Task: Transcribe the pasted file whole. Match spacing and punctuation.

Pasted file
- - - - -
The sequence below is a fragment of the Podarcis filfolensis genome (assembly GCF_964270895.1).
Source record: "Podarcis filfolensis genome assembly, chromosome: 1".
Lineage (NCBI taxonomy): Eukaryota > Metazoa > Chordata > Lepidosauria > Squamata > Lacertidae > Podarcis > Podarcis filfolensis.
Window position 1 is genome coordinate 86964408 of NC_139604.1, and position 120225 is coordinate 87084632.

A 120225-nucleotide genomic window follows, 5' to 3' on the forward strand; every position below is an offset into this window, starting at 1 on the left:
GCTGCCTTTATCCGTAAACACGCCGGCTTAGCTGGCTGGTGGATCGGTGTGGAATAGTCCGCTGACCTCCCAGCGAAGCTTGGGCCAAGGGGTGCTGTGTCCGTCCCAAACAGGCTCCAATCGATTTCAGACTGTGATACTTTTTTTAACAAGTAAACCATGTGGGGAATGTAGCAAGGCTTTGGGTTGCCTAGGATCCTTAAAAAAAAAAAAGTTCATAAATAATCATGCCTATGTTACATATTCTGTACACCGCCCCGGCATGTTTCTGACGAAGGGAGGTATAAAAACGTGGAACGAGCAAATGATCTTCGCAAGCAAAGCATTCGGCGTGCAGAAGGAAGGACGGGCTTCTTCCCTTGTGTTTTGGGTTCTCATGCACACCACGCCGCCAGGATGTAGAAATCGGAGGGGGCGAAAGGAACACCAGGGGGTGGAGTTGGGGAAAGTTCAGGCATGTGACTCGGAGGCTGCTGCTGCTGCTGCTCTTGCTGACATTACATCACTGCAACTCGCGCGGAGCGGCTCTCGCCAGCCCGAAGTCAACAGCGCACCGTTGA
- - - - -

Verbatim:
The sequence below is a fragment of the Podarcis filfolensis genome (assembly GCF_964270895.1).
Source record: "Podarcis filfolensis genome assembly, chromosome: 1".
Lineage (NCBI taxonomy): Eukaryota > Metazoa > Chordata > Lepidosauria > Squamata > Lacertidae > Podarcis > Podarcis filfolensis.
Window position 1 is genome coordinate 86964408 of NC_139604.1, and position 120225 is coordinate 87084632.

A 120225-nucleotide genomic window follows, 5' to 3' on the forward strand; every position below is an offset into this window, starting at 1 on the left:
GCTGCCTTTATCCGTAAACACGCCGGCTTAGCTGGCTGGTGGATCGGTGTGGAATAGTCCGCTGACCTCCCAGCGAAGCTTGGGCCAAGGGGTGCTGTGTCCGTCCCAAACAGGCTCCAATCGATTTCAGACTGTGATACTTTTTTTAACAAGTAAACCATGTGGGGAATGTAGCAAGGCTTTGGGTTGCCTAGGATCCTTAAAAAAAAAAAAGTTCATAAATAATCATGCCTATGTTACATATTCTGTACACCGCCCCGGCATGTTTCTGACGAAGGGAGGTATAAAAACGTGGAACGAGCAAATGATCTTCGCAAGCAAAGCATTCGGCGTGCAGAAGGAAGGACGGGCTTCTTCCCTTGTGTTTTGGGTTCTCATGCACACCACGCCGCCAGGATGTAGAAATCGGAGGGGGCGAAAGGAACACCAGGGGGTGGAGTTGGGGAAAGTTCAGGCATGTGACTCGGAGGCTGCTGCTGCTGCTGCTCTTGCTGACATTACATCACTGCAACTCGCGCGGAGCGGCTCTCGCCAGCCCGAAGTCAACAGCGCACCGTTGA